Why? According to William Beebe, why was “the question which makes all science worthwhile.” Why, for instance, do tinamous of the genus Tinamus have rough skin on their lower legs while tinamous of the genus Crypturus have smooth skin? Why do hoatzin populations seem to gather in nodes rather than being found throughout tropical forests?
For Beebe, who began his career as the Bronx Zoo’s first Curator of Birds, the answers to these and other questions about wildlife could only come through intensive, in situ observation. With the professionalization of science in the late nineteenth century came not only the development of specializations but also a turn indoors, in the field of biology, to the study of collected specimens. Beebe and likeminded naturalists, however, believed that nature could best be understood in nature. And so it was to facilitate this ecological approach that 100 years ago this month, the New York Zoological Society founded its first Tropical Research Station. Under the direction of Beebe, the Station was established in a small house, called Kalacoon, on the Hills Rubber Estate, near Bartica, Guyana.
It’s nearly impossible to write a short-ish blog post on this event. For one, I find it difficult not to get lost in the details–let alone the meanings–of the 1916 expedition, which lasted six months and in which Beebe and his colleagues studied not only native birds like the tinamou and the hoatzin but also the area’s reptiles, amphibians, and mammals. With the help of local assistants, Beebe and his team mapped out a zone of jungle around Kalacoon equal in size, as Beebe noted in the Society’s 1916 Annual Report, to that of Central Park, and they confined their intensive explorations to this area. Although they would bring back over 300 animals for the Bronx Zoo, collecting, Beebe insisted, “was wholly subordinate to the scientific investigation which was the main object of the Station.”
Beebe and his staff would record their work in popular and scholarly journals as well as in the popular part-travelogue, part-nature study Tropical Wild Life in British Guiana (1917). (Even if you never read the book, I hope you’ll find a chance to read this passage about a hoatzin chick Beebe decides against collecting, which showcases the masterful storytelling that would make him a hit with popular audiences.) There was so much to say that in 1918, Beebe would publish another book about his work at the Tropical Research Station in Kalacoon. Jungle Peace, as it was known, was so popular that it required five reprintings in its first five months, according to Kelly Enright’s Maximum of Wilderness (2012), which features a chapter on how Beebe influenced American perceptions of tropical forests.
Apart from distilling down the expedition’s details, there’s also the challenge, in writing about this first Tropical Research Station, of staying on track–a challenge I face every time I start looking into the Department of Tropical Research (DTR), as Beebe and his staff would be known by 1918. It’s a testament to the fascinating characters associated with the DTR, which existed until 1965, that a single step away from them leads to everything from King Kong to Crosby, Stills, and Nash. (More on those connections in another blog post!) In 1916, Beebe was accompanied at Kalacoon by researchers G. Innes Hartley and Paul G. Howes, Bronx Zoo keeper and collector T. Donald Carter, and artists Anna Taylor and Rachel Hartley. Throughout its history, the DTR included artists among its staff members. They worked alongside the scientists to document the animals and plants they observed–capturing the color and detail that photography could not at the time–and the WCS Archives holds over 1,200 of these expedition illustrations. Compared with some of the DTR’s later artists, I know relatively little about these early ones, but just a tiny bit of digging revealed that Anna Taylor is Anna Heyward Taylor, a South Carolina artist who would go on after her work with the DTR to become associated with the Charleston Renaissance. Taylor worked with Beebe in Guyana in 1916 and again in 1920. Following the 1920 expedition, Taylor transformed some of her botanical drawings into prints and batik textiles. These were shown at the American Museum of Natural History and the Brooklyn Botanical Garden, and according to Taylor’s Wikipedia page, they may represent the “first time microscopic details of plants were used in decorative art.”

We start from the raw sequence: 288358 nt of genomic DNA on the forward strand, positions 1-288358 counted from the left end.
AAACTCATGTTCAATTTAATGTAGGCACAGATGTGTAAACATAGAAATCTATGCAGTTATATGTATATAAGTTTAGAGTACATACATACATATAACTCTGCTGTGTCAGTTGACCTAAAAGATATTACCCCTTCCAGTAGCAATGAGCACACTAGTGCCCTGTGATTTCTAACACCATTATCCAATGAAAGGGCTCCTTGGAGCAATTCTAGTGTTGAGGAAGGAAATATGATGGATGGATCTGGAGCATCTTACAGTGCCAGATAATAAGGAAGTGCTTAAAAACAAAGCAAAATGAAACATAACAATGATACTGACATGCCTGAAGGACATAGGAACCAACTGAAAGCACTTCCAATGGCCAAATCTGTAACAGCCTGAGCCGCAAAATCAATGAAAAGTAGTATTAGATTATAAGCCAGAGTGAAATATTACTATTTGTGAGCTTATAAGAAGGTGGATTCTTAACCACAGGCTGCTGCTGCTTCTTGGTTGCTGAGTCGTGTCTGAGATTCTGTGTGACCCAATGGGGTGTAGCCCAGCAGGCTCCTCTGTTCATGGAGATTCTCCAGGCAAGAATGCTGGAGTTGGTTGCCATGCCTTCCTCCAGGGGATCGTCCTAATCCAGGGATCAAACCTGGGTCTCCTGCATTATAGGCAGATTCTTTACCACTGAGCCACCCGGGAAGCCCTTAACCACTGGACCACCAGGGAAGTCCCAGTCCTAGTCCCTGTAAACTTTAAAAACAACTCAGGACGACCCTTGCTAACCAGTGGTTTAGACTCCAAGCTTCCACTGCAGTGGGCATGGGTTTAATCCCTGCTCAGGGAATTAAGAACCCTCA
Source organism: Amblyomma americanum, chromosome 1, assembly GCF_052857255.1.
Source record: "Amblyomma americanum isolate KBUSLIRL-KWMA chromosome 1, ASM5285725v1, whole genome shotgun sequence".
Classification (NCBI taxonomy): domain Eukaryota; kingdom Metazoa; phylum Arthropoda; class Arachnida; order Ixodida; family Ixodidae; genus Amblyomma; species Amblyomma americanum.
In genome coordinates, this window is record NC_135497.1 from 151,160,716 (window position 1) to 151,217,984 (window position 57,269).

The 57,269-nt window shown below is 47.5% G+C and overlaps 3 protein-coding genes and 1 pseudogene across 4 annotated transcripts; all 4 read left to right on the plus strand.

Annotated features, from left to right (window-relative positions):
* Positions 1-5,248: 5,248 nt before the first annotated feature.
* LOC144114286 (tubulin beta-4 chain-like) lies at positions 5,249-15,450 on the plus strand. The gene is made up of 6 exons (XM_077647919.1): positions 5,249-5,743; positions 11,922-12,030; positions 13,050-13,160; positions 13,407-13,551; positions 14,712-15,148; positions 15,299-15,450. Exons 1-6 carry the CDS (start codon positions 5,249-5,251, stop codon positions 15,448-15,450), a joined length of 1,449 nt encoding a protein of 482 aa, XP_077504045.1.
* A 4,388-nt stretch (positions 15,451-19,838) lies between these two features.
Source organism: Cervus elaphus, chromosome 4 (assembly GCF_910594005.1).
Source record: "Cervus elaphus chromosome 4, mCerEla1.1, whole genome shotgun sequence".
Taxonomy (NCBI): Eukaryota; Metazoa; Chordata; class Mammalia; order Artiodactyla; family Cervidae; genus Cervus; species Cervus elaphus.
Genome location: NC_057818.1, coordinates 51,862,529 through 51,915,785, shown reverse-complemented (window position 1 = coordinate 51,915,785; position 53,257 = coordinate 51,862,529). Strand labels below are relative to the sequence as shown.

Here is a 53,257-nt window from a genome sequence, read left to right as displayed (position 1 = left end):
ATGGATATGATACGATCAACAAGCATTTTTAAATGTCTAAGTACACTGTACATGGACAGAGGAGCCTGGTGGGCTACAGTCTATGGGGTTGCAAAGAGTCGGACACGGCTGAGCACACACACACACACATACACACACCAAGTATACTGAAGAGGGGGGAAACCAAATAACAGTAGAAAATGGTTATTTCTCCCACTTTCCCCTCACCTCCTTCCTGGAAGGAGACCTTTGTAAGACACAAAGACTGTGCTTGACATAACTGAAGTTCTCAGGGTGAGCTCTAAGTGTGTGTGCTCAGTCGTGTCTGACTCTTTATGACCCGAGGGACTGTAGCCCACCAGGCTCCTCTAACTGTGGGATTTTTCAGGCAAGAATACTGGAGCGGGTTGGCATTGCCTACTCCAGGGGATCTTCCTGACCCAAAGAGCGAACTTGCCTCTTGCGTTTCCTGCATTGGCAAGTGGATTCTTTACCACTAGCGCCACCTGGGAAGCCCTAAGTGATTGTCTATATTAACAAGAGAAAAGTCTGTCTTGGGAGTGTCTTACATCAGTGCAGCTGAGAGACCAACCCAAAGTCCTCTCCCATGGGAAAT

And finally, in writing about this expedition, it’s hard not to go on at length about the influence this early work had. Beebe and his staff were the first to answer some of those “why” questions about the life histories of animals that Beebe found so important, but they were also the first to ask those questions–and the first to seek their answers outdoors. Theodore Roosevelt, whom Beebe considered a friend, correctly intuited in the introduction to Tropical Wild Life in British Guiana that the founding of the Tropical Research Station “marks the beginning of a wholly new type of biological work, capable of literally illimitable expansion.” The DTR itself would expand upon this work, later taking their pioneering practice of intensive field observation to the Galapagos Islands, Bermuda, and other marine environments before returning to the tropical forests of South America in the 1940s. And they would thus help to lay the foundation for field biology, both inside WCS–from the Institute for Research in Animal Behavior, which subsumed the DTR in 1965, through today’s Global Conservation Program–and beyond.